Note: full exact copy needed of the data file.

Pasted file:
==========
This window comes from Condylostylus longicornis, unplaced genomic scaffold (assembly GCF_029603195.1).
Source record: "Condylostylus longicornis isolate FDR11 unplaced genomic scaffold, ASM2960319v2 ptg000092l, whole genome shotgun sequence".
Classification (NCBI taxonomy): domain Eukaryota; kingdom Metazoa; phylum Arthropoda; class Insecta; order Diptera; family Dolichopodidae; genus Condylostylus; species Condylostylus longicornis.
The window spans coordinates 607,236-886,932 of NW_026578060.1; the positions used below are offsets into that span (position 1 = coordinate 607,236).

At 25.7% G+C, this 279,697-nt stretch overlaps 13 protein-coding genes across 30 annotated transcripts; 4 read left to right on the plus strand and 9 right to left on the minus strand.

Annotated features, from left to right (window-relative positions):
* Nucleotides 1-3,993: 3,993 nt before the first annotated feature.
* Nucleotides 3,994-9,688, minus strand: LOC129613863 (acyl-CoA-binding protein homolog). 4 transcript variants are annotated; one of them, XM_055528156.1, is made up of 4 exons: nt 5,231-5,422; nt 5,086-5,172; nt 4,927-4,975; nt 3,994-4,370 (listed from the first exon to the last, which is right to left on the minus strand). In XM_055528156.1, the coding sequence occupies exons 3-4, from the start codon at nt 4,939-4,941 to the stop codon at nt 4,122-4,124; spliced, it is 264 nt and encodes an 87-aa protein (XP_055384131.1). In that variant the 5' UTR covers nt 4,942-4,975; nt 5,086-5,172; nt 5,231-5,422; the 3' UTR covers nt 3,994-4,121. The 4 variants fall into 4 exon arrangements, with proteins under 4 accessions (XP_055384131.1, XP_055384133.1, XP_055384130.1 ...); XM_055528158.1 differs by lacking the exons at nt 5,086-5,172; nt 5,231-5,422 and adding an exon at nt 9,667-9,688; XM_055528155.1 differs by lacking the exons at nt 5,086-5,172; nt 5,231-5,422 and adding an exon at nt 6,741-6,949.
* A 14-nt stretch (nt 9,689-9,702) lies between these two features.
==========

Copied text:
This window comes from Condylostylus longicornis, unplaced genomic scaffold (assembly GCF_029603195.1).
Source record: "Condylostylus longicornis isolate FDR11 unplaced genomic scaffold, ASM2960319v2 ptg000092l, whole genome shotgun sequence".
Classification (NCBI taxonomy): domain Eukaryota; kingdom Metazoa; phylum Arthropoda; class Insecta; order Diptera; family Dolichopodidae; genus Condylostylus; species Condylostylus longicornis.
The window spans coordinates 607,236-886,932 of NW_026578060.1; the positions used below are offsets into that span (position 1 = coordinate 607,236).

At 25.7% G+C, this 279,697-nt stretch overlaps 13 protein-coding genes across 30 annotated transcripts; 4 read left to right on the plus strand and 9 right to left on the minus strand.

Annotated features, from left to right (window-relative positions):
* Nucleotides 1-3,993: 3,993 nt before the first annotated feature.
* Nucleotides 3,994-9,688, minus strand: LOC129613863 (acyl-CoA-binding protein homolog). 4 transcript variants are annotated; one of them, XM_055528156.1, is made up of 4 exons: nt 5,231-5,422; nt 5,086-5,172; nt 4,927-4,975; nt 3,994-4,370 (listed from the first exon to the last, which is right to left on the minus strand). In XM_055528156.1, the coding sequence occupies exons 3-4, from the start codon at nt 4,939-4,941 to the stop codon at nt 4,122-4,124; spliced, it is 264 nt and encodes an 87-aa protein (XP_055384131.1). In that variant the 5' UTR covers nt 4,942-4,975; nt 5,086-5,172; nt 5,231-5,422; the 3' UTR covers nt 3,994-4,121. The 4 variants fall into 4 exon arrangements, with proteins under 4 accessions (XP_055384131.1, XP_055384133.1, XP_055384130.1 ...); XM_055528158.1 differs by lacking the exons at nt 5,086-5,172; nt 5,231-5,422 and adding an exon at nt 9,667-9,688; XM_055528155.1 differs by lacking the exons at nt 5,086-5,172; nt 5,231-5,422 and adding an exon at nt 6,741-6,949.
* A 14-nt stretch (nt 9,689-9,702) lies between these two features.